We proceeded to the east coast of North Island where we beached hopped from well-known beaches to ones that are conveniently located along the way. South east of Auckland is the famous drive from Thames to Coromandel. It was said to be one of the most scenic routes in New Zealand. I took the opportunity to ask my travelmate to take over the driving as my limited driving abilities will prevent me from being able to enjoy the view as I navigate. The winding roads continued as we made our way to Coromandel.
We arrived at Coromandel just a bit before sundown so we made our way up the mountain to get a 360 degree view of the surrounding area and trekked back down to the beach for sunset. We tried chasing for the sunset in Coromandel, but had not luck since the clouds covered over the sun during the sunset. We did manage to enjoy fireworks at night in remembrance of Guy Fawkes (British holiday). We stayed at a family-run hostel tucked away in the town with many “wildlife”. By wildlife, I mean insects! It will take some time to get used to since insects were never something I am fond of. I was okay with it until the second night when I saw cockroaches in the kitchen. I knew that when I saw the cockroach spray in the freebie section of the kitchen it was already an obvious sign that there are lots of bugs there. That night, I freaked out as the hostel owner went into detail talking about their precautions for preventing bed bugs and other insects in New Zealand. There are no real poisonous animals in New Zealand so at least my life would not be at stake when I encounter any of these hideous creatures. I tried to hold my feeling of fear as I saw a little critter crawl around the hat that the hostel owner was wearing. He was so comfortable with insects, even occasionally eat them raw as a snack, I did not feel a need to point it out to him.
Many of the beaches we visited very similar of sand and water so they become a blue after a while. One of the first beaches that I remember going to is New Chums Beach. New Chums Beach is a new addition to the tourist guide books as it was a hidden gem that only locals know about until a couple years ago. To get to the beach, you have to walk through this body of water (which if you are lucky, only rises to your knees) and then trek through some rocks to access. With only maybe six or seven other people in sight, the beach was practically empty. The water is clear and the sand is soft. This is where I picked up the habit of taking macro shots of shells I find on the beach. This is my way of remembering something unique about each beach. Rarely do you find beaches that are very different than the other. Our next beach stop is to Cook’s beach. We did not spend much time there, but I just wanted to mention how clear the water was here. Their seashells were also very different from the ones at New Chums. The clearness in the water reminded me of Shells Beach in Western Australia.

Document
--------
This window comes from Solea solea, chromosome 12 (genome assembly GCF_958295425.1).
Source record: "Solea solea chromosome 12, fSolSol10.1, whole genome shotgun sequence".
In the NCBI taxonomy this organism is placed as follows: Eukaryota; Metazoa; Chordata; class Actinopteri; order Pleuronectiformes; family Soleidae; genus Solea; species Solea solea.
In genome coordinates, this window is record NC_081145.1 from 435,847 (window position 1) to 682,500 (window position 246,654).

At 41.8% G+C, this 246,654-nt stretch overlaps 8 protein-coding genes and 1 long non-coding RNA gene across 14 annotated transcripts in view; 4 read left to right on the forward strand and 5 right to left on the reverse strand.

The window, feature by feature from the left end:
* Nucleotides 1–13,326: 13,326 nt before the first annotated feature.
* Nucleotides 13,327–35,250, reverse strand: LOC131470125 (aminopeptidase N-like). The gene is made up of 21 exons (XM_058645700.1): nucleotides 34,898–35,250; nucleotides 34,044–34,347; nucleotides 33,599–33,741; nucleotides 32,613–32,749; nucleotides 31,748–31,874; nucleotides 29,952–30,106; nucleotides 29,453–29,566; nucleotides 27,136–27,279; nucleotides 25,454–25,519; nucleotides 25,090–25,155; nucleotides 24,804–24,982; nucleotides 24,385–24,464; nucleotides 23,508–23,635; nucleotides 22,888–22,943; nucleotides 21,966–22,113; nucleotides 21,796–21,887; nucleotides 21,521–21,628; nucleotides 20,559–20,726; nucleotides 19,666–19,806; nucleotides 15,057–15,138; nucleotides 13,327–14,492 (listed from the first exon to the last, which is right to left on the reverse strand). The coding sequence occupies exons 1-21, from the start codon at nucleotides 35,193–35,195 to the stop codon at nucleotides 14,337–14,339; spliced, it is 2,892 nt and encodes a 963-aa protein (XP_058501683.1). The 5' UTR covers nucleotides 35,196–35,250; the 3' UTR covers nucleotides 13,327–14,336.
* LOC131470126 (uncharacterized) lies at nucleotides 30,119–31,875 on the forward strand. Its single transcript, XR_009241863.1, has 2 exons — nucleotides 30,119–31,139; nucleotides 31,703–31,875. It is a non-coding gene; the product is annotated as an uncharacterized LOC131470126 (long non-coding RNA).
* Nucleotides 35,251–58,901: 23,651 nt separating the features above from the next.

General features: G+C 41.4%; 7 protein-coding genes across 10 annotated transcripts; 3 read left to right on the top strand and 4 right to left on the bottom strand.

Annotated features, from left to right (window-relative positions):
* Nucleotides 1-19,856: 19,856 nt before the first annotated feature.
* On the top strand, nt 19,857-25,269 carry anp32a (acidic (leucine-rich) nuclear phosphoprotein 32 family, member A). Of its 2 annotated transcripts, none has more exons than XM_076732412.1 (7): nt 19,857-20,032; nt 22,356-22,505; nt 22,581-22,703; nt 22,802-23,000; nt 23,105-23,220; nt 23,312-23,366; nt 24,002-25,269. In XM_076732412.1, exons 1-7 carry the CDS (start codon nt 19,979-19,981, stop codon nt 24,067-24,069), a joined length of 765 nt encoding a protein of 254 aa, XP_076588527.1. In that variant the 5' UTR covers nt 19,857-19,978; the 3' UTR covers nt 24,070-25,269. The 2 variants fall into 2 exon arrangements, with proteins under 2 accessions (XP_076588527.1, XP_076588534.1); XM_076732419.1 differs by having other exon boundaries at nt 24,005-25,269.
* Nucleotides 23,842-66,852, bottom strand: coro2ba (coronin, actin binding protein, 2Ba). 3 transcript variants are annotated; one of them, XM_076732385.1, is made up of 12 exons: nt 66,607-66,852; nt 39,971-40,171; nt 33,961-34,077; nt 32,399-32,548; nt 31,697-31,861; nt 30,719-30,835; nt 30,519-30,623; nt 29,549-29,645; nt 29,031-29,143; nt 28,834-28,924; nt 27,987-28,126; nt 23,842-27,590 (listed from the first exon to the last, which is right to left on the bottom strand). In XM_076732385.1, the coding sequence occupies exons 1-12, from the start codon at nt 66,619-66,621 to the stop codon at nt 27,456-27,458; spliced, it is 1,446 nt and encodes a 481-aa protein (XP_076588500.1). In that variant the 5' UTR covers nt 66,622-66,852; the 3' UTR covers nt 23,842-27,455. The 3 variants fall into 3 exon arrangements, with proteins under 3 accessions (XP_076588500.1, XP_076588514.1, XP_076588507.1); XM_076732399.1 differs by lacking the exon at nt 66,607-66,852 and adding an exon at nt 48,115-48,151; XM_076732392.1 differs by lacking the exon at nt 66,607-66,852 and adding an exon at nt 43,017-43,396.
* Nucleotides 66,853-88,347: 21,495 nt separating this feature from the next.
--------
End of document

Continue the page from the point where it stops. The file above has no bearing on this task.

Perhaps, the more famous beach and major tourist destination is Cathedral Cove. Within that area are several other bays and beaches. We went from Gemstone Bay to Stingray Bay to Cathedral Cove. Gemstone Bay, as you may have guessed, has a lot of colorful stones glistering wet in the water. By the time we finished with exploring Gemstone Bay, we ditched the walking trail to the other bay and maneuvered through the beach rocks to Stingray Bay. I was so surprised to find sea urchins nesting at Stingray Bay. And no, I did not see any stingrays. I was so tempted to harvest a sea urchin and feed myself some fresh uni. I have no idea how you can catch one since they are spiky and I was not sure if we were allowed to take anything from the waters there. It was a bit underwhelming by the time we reached Cathedral Cove since nothing in particular stood out at the beach. You see that spot where all the Cathedral Cove photos are taken with the giant limestone formations and that is about it. There were several tour buses making the stop here, but I personally would not recommend this spot if you have limited time in New Zealand.
Another beached that was advertised to us is Hot Water Beach. We were told that you can dig a hole in the beach and fill it up with ocean water that will create a natural spa pool like a hot tub to soak in. We picked up a British girl along the way who was working at a nearby farm. She told us that we have to visit during low tide and dig a hole around this specific spot to experience it. The water can reach beyond boiling point so people should not dig the hole too deep. Since we went during high tide, Hot Water Beach was just like any other beach to us. We did learn though from the British girl of how easy it is to hitch hike in New Zealand. I have only hitchhiked once in Australia and that took quite a bit to get to our destination. Maybe I will try again in New Zealand and hopefully have better luck!